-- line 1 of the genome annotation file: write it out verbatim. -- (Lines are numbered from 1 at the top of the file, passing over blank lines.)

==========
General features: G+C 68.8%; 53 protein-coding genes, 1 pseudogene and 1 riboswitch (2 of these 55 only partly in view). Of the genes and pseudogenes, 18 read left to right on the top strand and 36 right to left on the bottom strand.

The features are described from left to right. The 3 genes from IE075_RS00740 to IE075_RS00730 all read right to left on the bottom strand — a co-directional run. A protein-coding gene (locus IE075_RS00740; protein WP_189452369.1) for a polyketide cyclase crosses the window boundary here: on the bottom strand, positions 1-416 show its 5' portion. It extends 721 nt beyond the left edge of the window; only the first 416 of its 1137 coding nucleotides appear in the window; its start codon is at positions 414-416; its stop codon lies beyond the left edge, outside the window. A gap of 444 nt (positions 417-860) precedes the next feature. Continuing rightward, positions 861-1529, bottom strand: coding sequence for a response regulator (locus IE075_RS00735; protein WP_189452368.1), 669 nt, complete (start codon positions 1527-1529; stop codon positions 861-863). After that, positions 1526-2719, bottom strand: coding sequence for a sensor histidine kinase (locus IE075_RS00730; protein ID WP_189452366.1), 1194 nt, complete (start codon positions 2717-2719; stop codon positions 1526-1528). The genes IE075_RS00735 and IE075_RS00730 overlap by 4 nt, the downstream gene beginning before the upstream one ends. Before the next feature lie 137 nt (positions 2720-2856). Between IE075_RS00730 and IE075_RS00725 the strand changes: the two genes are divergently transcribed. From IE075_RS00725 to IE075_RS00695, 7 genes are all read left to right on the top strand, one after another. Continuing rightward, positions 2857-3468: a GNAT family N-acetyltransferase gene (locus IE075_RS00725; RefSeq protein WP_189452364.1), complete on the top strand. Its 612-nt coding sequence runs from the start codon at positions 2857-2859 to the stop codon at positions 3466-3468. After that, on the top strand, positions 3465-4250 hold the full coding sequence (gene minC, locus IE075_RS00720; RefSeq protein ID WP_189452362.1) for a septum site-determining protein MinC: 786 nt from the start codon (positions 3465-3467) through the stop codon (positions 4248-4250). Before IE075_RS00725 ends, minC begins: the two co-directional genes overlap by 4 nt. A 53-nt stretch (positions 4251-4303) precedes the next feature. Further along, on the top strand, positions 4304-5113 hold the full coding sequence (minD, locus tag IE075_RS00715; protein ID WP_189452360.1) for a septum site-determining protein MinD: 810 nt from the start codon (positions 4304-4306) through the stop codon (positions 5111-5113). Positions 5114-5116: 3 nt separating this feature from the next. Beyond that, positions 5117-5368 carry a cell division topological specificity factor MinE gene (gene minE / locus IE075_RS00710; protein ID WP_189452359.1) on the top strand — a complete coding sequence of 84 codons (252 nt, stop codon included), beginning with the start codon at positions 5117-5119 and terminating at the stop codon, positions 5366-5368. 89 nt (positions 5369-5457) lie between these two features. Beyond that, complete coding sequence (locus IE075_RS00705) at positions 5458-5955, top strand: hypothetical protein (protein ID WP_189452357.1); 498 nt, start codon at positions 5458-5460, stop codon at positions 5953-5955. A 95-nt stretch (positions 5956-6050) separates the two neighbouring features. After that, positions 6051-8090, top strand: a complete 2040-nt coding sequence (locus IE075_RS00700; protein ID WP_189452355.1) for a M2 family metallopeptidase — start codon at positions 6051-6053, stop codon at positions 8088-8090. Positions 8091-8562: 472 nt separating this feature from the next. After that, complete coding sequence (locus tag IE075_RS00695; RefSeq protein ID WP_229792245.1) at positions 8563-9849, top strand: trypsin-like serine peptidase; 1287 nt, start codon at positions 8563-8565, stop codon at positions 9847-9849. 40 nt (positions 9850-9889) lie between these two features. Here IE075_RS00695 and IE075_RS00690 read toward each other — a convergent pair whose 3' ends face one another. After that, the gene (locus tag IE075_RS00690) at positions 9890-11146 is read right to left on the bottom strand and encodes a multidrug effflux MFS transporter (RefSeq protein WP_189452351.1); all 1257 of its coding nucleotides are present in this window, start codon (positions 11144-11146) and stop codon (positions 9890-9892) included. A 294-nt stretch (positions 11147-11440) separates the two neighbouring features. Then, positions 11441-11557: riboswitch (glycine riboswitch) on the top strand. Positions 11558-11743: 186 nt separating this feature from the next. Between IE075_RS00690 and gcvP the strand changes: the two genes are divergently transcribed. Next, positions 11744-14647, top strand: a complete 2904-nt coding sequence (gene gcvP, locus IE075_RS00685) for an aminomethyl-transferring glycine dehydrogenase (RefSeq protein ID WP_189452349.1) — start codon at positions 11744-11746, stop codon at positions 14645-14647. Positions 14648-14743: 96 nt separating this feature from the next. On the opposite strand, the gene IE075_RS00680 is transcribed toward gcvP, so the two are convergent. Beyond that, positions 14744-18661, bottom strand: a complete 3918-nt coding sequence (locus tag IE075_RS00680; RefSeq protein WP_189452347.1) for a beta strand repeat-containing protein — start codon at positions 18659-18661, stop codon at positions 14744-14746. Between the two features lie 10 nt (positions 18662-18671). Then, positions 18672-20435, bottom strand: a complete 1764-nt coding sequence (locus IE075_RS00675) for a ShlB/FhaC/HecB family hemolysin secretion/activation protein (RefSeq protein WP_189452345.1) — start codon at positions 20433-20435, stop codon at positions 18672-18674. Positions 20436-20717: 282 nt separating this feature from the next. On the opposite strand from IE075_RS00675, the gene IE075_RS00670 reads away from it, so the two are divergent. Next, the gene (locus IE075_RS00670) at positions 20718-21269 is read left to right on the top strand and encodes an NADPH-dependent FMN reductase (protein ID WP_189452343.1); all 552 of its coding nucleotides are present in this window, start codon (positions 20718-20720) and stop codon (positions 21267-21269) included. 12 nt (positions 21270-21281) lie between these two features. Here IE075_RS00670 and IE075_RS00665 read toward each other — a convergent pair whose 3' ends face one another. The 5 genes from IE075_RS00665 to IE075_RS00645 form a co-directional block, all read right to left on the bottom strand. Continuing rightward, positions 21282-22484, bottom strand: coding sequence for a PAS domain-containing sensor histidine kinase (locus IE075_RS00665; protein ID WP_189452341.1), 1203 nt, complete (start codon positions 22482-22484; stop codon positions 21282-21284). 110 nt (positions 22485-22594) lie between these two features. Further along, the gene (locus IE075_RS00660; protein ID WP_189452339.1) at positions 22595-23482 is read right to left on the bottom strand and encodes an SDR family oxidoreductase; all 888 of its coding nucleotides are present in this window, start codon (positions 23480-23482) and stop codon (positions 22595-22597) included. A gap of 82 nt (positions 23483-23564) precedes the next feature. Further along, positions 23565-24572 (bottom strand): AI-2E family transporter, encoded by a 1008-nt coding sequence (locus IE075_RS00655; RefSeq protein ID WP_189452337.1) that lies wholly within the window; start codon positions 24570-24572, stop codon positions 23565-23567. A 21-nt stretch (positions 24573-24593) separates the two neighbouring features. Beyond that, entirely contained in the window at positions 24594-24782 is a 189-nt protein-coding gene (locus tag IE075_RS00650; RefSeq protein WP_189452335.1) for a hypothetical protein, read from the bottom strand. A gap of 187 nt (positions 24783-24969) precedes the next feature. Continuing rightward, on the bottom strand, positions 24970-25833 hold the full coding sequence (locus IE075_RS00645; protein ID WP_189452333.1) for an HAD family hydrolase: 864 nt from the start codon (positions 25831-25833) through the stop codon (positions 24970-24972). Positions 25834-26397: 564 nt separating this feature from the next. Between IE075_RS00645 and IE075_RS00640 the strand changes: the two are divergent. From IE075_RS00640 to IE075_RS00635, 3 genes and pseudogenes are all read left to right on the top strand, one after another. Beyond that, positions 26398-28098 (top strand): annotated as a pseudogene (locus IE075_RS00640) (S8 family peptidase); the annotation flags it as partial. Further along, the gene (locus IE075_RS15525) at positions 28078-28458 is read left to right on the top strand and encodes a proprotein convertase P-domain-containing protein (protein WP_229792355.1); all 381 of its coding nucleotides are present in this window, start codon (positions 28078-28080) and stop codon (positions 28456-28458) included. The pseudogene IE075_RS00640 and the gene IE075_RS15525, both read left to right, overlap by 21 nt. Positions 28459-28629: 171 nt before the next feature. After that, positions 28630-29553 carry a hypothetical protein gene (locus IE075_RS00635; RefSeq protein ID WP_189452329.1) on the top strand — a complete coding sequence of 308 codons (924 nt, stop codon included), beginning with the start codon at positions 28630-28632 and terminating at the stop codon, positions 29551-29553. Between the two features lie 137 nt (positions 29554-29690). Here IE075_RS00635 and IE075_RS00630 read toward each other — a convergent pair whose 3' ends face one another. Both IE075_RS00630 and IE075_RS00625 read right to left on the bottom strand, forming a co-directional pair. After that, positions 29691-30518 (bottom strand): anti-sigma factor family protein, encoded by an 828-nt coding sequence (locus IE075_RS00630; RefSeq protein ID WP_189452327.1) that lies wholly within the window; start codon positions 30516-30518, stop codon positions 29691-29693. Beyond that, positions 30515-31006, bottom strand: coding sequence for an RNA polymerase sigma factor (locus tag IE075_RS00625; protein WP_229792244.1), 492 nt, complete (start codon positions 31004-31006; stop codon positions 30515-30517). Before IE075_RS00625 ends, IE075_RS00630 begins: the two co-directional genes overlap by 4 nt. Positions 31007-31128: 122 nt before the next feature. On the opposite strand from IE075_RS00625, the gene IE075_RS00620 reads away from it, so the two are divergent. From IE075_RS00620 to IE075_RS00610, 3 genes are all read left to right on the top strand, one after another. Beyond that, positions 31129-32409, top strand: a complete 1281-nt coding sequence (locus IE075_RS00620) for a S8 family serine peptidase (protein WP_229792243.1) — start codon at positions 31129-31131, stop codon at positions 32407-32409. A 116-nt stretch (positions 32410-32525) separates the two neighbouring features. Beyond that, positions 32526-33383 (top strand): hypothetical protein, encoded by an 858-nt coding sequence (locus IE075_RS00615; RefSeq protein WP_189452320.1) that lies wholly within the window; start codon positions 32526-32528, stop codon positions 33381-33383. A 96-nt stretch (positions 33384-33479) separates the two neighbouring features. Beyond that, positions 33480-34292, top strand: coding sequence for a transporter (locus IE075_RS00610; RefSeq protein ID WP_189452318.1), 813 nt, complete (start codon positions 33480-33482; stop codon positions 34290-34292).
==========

General features: G+C 68.8%; 53 protein-coding genes, 1 pseudogene and 1 riboswitch (2 of these 55 only partly in view). Of the genes and pseudogenes, 18 read left to right on the top strand and 36 right to left on the bottom strand.